Refuting Rupertos allegations,the heirs of Nicolasa and Rosaida maintained that the transfer of title of the commercial lot in the name of Ruperto Viloria was only for loan purposes and not to convey and relinquish ownership over the property, and that Ruperto assured Nicolasa and Rosaida that they would remain as co-owners and the deed of sale returned to them. As proof of this arrangement, the heirs asserted that Nicolasa and Rosaida exercised acts of administration and dominion over the property and collected rentals from the buildings standing thereon for 25 years or until they died.
Through their co-heirs Lida C. Aquino and Atty. Gerardo Viloria, private respondents also asserted that while Rosaida Viloria executed a deed of sale conveying her share of the orchard to Ruperto Viloria, it was without any consideration. However, upon realization of the iniquitous nature of the document, Rosaida Viloria immediately executed a deed of revocation of the sale.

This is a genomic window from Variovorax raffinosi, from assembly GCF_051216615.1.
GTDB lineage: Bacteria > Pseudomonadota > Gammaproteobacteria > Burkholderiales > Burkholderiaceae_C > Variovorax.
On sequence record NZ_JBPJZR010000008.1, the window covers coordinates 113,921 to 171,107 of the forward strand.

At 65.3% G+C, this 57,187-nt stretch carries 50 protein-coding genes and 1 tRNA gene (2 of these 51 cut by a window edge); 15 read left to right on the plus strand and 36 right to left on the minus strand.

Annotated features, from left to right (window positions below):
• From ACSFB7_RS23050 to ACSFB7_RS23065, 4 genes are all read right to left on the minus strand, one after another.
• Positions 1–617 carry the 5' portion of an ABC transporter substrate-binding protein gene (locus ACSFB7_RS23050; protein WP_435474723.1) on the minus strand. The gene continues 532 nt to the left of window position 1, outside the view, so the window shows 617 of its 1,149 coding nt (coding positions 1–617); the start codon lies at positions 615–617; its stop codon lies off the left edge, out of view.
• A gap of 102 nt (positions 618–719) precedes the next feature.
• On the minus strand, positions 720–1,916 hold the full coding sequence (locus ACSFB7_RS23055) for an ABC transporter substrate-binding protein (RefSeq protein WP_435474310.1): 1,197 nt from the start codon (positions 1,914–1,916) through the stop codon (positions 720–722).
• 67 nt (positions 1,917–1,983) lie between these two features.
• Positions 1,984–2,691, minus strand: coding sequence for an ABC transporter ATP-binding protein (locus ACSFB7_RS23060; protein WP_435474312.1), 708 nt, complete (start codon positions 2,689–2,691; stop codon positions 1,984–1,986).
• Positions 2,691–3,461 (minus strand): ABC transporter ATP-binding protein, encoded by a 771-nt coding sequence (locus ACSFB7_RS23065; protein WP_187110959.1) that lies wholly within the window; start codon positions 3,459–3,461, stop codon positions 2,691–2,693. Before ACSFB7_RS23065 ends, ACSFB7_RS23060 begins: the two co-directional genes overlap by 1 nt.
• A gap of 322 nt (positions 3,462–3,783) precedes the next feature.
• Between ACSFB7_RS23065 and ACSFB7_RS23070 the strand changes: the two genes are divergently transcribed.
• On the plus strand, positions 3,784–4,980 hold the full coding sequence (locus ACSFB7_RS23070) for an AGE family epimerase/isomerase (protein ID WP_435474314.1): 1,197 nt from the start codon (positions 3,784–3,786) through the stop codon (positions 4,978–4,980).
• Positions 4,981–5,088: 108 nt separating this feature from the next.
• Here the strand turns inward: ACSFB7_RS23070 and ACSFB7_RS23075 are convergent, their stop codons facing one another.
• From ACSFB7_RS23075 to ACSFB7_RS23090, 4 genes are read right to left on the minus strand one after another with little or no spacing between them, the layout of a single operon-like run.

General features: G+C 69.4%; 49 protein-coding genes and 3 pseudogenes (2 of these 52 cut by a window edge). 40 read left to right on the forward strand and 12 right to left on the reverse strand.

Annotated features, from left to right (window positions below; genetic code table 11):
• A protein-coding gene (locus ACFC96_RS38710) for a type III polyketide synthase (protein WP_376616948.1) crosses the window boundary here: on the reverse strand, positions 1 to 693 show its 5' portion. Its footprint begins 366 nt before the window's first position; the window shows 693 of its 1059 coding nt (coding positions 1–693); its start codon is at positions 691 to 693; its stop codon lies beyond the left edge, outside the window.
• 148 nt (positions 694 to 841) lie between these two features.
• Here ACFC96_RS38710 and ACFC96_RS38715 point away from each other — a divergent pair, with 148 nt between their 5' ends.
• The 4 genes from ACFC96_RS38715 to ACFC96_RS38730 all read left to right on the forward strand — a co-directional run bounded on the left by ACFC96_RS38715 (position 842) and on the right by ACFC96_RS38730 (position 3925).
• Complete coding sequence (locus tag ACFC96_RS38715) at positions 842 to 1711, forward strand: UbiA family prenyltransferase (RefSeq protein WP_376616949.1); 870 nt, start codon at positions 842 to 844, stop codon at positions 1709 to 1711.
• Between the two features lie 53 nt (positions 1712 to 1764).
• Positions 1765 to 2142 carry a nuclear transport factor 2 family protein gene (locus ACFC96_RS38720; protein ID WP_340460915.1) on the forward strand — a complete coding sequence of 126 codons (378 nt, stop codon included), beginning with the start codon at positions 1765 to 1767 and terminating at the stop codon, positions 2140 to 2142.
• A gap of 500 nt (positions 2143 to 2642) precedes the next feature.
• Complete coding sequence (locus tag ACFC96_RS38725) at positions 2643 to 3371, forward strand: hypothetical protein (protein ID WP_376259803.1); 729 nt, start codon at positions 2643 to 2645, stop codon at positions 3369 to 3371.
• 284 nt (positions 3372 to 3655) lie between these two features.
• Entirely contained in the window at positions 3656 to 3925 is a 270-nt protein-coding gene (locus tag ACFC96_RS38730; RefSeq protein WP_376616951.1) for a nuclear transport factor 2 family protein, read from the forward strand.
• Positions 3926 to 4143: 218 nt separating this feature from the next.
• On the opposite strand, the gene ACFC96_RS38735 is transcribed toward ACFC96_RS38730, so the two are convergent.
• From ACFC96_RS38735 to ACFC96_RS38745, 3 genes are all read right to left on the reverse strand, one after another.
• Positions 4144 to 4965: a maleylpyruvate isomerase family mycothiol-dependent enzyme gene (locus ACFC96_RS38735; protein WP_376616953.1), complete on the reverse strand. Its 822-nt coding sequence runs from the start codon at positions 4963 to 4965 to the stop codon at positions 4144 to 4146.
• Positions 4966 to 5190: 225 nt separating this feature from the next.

On 6 April 1992 the trial court ruled that title over the commercial lot was not in reality transferred in the name of Ruperto L. Viloria for the reason that the parties to the deed of sale merely intended to create an express trust.3 By admitting the trust and assuring his sisters Nicolasa and Rosaida as well as private respondents that they would remain as co-owners, an express trust had been created.4 Petitioner Ruperto Viloria thus became only a trustee to an express trust which incapacitated him from acquiring for his own benefit the property committed to his custody although titled in his name.5 Nicolasa and Rosaida remained as co-owners of the commercial lot, which upon their demise passed on to their heirs.
The trial court likewise declared that there was no effective conveyance of the 1/3 share of Rosaida over the orchard in Nalasin since the document of conveyance was in effect nullified when Rosaida executed the deed of revocation.6 Neither did the Catulagan allegedly executed by Nicolasa convey her share of the orchard to Ruperto since she had already disposed of the property in favor of Rodolfo Ancheta by virtue of a deed of donation.7 Consequently, the trial court declared Ruperto L. Viloria and the other heirs as co-owners of the entire portion of the commercial lot (except the northern portion titled in the name of Rodolfo, Aurora and Estrella Ancheta) and the entire orchard, and ordered a partition of the properties such that the commercial lot and the orchard would be divided into four (4) equal parts each, 1/4 for Ruperto Viloria and 3/4 for the other heirs.8